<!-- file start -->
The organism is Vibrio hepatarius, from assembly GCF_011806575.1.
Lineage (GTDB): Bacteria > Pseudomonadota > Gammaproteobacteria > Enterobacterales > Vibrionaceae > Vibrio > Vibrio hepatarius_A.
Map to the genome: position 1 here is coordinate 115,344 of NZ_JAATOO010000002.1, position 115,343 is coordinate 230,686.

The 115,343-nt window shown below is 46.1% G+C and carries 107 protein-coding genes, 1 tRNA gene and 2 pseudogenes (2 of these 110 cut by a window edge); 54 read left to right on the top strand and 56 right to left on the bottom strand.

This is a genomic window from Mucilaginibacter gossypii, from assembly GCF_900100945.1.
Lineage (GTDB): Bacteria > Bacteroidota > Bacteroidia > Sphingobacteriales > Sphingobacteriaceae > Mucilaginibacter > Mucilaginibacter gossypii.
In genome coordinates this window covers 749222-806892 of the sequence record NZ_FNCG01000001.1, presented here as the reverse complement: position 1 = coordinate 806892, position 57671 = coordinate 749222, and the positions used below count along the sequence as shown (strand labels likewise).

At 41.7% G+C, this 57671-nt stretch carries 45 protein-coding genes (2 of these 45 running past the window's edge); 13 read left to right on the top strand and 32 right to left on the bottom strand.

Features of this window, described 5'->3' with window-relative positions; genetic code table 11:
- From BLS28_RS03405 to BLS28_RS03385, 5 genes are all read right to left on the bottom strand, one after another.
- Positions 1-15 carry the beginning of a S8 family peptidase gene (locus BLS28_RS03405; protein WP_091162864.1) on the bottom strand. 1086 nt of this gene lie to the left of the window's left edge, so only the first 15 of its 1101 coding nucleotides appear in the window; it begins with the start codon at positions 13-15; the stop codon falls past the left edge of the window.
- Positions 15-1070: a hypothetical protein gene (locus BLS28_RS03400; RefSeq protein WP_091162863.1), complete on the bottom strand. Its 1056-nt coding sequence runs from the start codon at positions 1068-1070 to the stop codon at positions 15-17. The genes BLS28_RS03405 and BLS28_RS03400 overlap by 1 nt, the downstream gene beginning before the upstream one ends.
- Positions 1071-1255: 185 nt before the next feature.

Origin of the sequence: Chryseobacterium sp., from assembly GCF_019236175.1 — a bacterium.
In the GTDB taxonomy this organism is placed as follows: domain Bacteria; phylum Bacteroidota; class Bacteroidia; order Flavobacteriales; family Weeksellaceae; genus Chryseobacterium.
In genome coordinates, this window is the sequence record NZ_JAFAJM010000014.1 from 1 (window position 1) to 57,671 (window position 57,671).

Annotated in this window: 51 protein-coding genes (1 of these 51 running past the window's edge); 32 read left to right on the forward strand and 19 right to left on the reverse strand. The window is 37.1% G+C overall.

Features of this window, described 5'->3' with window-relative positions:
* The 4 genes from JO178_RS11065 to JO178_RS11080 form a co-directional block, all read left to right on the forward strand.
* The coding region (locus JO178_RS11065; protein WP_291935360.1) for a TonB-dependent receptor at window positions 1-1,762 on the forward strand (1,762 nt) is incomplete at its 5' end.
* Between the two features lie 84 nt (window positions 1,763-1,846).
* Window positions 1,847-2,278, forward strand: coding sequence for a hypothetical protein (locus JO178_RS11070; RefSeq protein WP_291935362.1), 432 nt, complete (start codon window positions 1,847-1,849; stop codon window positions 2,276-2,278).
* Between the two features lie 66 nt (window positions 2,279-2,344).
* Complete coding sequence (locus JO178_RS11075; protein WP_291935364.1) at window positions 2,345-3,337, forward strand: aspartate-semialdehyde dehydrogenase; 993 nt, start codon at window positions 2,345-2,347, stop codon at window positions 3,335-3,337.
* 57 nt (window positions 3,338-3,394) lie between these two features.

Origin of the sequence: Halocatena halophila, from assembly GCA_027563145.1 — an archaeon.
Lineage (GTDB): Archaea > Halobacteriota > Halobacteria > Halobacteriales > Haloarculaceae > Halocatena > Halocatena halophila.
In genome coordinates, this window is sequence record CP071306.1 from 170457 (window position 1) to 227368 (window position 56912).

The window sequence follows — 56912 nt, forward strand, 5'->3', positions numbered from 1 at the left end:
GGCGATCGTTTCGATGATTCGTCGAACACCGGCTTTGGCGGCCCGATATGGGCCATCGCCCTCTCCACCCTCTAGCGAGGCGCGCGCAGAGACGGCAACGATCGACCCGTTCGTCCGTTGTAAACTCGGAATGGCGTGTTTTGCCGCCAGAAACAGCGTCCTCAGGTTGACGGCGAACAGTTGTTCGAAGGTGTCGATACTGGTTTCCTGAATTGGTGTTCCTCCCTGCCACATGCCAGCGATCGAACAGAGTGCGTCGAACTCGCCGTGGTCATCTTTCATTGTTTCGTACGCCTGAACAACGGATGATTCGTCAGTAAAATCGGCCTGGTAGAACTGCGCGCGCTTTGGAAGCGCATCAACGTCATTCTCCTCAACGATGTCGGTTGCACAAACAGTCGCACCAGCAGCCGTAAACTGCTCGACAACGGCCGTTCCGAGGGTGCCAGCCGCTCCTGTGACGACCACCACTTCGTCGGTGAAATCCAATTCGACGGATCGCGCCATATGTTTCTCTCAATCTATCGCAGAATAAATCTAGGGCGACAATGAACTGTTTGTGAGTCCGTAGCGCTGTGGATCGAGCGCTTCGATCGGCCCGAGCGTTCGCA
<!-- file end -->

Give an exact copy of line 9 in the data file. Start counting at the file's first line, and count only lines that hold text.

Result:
Features of this window, described 5'->3' with window-relative positions; genetic code table 11: